A Simon Fraser University researcher is leading a team of scientists working to create new drugs to stimulate bone regeneration research that will be furthered by a $2.5 million grant from the Canadian Institutes of Health Research (CIHR).
Lead researcher Robert Young heads a team of internationally recognized experts in bone disease and drug development. The researchers are focusing on developing small molecule compounds and nano-medicines that stimulate bone regeneration, and hope to identify new therapeutic approaches by improving understanding of bone renewal biology.
Their objective is to develop new therapeutic agents that promote bone repair, regeneration and renewal, and prove their efficiency in reproducing or improving bone strength.
Young says bone fractures cost the health care system nearly $2 billion in 2010. "Bone health is critical to the health and quality of life of Canadians," says Young, who holds the Merck Frost, BC Discovery Chair in Pharmaceutical Genomics, Bioinformatics and Drug Discovery at SFU.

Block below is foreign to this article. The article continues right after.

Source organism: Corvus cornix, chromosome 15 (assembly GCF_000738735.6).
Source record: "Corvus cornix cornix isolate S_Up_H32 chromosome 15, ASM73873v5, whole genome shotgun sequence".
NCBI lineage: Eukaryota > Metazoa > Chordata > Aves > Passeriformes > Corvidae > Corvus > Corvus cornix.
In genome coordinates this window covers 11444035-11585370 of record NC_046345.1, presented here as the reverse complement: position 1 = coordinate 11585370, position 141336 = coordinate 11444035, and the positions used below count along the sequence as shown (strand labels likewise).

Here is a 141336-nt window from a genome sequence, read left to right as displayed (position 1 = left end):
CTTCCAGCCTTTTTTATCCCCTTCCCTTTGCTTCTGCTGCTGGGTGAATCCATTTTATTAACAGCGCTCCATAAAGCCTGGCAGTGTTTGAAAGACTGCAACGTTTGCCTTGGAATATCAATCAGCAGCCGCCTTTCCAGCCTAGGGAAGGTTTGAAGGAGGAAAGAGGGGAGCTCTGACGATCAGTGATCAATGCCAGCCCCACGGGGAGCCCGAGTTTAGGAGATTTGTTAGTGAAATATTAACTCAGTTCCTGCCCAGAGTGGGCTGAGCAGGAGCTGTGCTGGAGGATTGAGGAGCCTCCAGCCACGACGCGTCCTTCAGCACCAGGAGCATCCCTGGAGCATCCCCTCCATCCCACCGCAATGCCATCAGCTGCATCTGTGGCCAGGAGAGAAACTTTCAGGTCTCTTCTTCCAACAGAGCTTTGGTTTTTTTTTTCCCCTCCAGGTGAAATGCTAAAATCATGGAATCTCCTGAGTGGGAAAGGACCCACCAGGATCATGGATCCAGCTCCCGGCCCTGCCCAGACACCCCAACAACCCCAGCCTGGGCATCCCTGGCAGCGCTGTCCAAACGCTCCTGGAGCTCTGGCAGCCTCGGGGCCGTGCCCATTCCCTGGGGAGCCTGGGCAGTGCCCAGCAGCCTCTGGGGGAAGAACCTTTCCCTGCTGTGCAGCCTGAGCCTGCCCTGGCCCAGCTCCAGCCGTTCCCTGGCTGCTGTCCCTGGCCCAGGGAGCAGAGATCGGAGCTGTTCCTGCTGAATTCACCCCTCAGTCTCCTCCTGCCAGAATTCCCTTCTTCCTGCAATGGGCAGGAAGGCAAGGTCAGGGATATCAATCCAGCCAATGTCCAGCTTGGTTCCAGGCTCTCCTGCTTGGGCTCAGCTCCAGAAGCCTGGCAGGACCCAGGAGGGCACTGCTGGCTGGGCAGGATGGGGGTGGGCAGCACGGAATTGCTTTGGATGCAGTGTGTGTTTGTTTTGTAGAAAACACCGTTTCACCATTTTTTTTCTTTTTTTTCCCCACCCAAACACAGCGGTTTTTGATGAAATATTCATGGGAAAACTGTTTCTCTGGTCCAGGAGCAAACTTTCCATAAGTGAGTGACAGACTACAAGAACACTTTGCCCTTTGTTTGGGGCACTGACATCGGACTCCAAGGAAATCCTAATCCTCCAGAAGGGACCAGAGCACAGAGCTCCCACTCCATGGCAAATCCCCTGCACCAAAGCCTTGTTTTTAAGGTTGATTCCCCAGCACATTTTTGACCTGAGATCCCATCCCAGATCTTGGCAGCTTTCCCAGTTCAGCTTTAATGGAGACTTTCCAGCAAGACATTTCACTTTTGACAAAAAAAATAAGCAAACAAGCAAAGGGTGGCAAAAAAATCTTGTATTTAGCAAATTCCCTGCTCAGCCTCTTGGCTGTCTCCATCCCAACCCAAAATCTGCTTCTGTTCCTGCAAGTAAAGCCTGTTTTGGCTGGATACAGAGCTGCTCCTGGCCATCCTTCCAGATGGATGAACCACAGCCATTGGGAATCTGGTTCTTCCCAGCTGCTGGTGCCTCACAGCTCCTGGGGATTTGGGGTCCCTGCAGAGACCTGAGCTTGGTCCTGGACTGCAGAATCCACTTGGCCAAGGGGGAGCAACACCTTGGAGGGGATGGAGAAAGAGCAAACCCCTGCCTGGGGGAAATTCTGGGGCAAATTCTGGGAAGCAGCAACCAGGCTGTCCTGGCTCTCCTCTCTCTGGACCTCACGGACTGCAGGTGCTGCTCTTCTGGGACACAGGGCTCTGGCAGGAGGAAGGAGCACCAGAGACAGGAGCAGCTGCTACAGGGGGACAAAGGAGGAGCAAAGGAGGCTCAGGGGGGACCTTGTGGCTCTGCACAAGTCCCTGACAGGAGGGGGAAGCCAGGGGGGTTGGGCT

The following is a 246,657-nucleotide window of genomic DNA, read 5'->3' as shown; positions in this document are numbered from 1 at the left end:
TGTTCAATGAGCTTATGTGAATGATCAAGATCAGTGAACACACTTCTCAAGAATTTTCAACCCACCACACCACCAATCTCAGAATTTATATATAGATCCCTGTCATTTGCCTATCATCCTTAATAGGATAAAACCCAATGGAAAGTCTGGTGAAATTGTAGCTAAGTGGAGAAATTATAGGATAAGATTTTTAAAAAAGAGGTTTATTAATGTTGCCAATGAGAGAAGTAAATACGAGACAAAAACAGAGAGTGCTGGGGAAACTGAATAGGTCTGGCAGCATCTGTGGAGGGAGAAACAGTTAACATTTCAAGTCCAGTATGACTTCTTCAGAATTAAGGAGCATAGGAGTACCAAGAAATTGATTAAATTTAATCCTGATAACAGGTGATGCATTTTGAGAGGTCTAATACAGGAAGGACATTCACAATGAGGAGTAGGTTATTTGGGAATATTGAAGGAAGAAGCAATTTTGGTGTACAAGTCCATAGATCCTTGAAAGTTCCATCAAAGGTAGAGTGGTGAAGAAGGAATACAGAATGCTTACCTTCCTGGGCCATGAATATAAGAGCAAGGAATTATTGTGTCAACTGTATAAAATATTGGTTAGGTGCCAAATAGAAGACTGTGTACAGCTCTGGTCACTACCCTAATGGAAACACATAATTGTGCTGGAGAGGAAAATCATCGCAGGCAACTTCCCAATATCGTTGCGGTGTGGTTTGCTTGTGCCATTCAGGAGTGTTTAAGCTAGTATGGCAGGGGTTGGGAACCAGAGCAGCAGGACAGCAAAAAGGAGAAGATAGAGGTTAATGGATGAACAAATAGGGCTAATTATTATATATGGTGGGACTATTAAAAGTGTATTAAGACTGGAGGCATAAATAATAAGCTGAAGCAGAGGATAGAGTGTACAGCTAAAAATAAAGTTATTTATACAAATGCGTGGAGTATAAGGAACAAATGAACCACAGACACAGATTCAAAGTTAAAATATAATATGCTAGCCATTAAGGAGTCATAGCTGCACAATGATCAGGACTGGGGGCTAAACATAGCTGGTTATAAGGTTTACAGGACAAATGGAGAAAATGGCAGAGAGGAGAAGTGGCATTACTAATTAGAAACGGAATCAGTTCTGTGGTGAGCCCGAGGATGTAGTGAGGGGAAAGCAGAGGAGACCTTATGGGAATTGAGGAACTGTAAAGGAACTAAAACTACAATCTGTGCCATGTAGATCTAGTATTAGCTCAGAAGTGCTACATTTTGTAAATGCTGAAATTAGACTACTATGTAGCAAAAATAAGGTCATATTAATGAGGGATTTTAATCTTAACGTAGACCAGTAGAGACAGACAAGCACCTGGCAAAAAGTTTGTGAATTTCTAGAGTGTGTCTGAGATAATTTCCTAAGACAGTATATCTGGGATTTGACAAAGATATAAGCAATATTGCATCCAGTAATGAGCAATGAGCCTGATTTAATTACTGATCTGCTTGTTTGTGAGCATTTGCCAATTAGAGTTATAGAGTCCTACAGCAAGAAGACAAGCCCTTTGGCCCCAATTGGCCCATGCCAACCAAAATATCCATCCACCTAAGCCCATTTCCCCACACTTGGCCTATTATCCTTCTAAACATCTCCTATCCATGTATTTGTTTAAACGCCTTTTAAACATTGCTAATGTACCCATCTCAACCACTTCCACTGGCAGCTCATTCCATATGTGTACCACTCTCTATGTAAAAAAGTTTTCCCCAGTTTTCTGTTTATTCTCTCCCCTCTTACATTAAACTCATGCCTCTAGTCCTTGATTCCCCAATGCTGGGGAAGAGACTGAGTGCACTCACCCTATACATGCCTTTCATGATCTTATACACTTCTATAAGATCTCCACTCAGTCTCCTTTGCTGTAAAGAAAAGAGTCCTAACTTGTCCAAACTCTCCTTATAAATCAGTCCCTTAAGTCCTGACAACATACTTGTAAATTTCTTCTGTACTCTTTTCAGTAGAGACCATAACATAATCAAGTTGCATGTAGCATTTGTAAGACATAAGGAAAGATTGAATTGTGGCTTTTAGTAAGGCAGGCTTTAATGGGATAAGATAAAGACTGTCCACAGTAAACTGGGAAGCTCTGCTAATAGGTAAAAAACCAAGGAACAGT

"Strong bones provide a frame for mobility and protection against injury, while fragile bones are susceptible to debilitating fractures resulting in extended hospitalization, long-term disability and mortality, especially in the elderly."
The researchers are working to create new drugs that combine bone resorption suppressing activities with bone formation stimulating activities, designed to slowly release active components that stimulate high quality bone formation.
The research involves studying the "natural controls" that guide the development of cells in the bones toward either bone forming or bone resorbing cells, setting the stage for the next generation of bone regenerative therapies.
The grant is one of three announced today by the federal government targeting bone health research and totalling $7 million. The others focus on wrist fractures management and identifying bone loss in gum disease.
The funding is through the CIHR's Institute of Musculoskeletal Health and Arthritis and addresses priorities identified at a 2009 national Bone Health Consensus Conference.
|Contact: Marianne Meadahl|
Simon Fraser University